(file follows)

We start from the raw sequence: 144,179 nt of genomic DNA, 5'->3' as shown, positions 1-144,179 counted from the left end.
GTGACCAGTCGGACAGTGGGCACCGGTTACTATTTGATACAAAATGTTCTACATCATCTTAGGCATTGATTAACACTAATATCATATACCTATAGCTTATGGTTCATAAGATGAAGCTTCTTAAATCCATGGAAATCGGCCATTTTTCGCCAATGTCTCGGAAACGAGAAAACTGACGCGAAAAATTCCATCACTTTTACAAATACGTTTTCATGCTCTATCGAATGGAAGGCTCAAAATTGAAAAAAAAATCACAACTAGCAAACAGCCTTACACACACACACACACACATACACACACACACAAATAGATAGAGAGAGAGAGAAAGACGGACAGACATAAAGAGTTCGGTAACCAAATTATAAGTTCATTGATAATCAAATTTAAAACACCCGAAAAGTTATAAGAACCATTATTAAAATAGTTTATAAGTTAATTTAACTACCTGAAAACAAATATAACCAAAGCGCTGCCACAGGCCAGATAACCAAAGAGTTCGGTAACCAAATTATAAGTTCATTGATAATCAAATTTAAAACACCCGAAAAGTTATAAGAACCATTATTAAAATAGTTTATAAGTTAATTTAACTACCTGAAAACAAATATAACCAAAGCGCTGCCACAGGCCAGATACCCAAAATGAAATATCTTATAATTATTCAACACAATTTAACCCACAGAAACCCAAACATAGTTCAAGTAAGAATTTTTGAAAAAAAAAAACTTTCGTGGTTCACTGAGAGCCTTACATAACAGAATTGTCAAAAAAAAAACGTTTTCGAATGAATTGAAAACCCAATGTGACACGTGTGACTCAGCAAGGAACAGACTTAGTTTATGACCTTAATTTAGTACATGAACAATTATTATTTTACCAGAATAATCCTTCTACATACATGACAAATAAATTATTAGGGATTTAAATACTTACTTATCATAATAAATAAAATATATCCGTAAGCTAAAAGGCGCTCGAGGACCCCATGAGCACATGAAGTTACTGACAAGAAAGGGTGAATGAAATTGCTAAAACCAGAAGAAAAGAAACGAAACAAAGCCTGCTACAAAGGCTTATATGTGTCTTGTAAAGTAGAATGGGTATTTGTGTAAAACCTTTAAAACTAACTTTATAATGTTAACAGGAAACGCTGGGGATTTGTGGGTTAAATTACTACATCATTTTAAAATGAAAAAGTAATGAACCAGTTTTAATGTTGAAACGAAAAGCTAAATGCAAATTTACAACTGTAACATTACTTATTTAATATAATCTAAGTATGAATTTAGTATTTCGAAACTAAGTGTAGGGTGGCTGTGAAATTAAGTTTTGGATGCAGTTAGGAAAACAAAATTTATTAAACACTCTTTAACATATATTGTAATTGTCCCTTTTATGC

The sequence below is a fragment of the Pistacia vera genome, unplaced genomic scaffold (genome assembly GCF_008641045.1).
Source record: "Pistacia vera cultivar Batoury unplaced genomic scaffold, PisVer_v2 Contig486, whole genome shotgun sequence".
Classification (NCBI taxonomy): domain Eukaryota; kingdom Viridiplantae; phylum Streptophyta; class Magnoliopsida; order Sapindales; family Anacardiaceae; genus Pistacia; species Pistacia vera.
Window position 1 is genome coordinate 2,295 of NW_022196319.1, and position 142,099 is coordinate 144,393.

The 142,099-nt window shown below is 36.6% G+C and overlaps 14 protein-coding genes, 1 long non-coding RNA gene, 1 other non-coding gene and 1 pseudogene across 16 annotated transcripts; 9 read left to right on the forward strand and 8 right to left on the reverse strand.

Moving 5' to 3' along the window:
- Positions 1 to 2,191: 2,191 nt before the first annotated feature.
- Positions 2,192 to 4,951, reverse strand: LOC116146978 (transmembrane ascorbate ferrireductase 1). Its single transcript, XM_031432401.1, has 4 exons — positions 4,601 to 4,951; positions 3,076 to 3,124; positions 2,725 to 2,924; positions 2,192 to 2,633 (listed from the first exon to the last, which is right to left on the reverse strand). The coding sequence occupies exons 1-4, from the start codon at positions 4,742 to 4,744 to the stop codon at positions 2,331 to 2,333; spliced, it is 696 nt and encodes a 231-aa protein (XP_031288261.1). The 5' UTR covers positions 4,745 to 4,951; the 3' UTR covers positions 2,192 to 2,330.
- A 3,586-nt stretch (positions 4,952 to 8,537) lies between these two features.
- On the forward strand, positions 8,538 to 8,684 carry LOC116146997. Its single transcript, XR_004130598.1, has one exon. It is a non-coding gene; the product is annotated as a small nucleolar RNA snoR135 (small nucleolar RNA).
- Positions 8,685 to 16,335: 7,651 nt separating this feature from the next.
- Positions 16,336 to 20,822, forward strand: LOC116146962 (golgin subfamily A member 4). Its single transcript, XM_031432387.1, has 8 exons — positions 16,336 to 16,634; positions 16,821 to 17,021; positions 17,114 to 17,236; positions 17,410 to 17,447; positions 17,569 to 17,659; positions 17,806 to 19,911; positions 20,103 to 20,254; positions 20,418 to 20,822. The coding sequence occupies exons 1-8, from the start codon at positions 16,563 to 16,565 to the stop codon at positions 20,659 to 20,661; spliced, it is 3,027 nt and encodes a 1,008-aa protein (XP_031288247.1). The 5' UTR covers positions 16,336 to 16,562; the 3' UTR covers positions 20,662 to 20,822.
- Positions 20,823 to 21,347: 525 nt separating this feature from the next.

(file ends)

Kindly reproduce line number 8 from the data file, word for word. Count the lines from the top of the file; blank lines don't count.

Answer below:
Moving 5' to 3' along the window: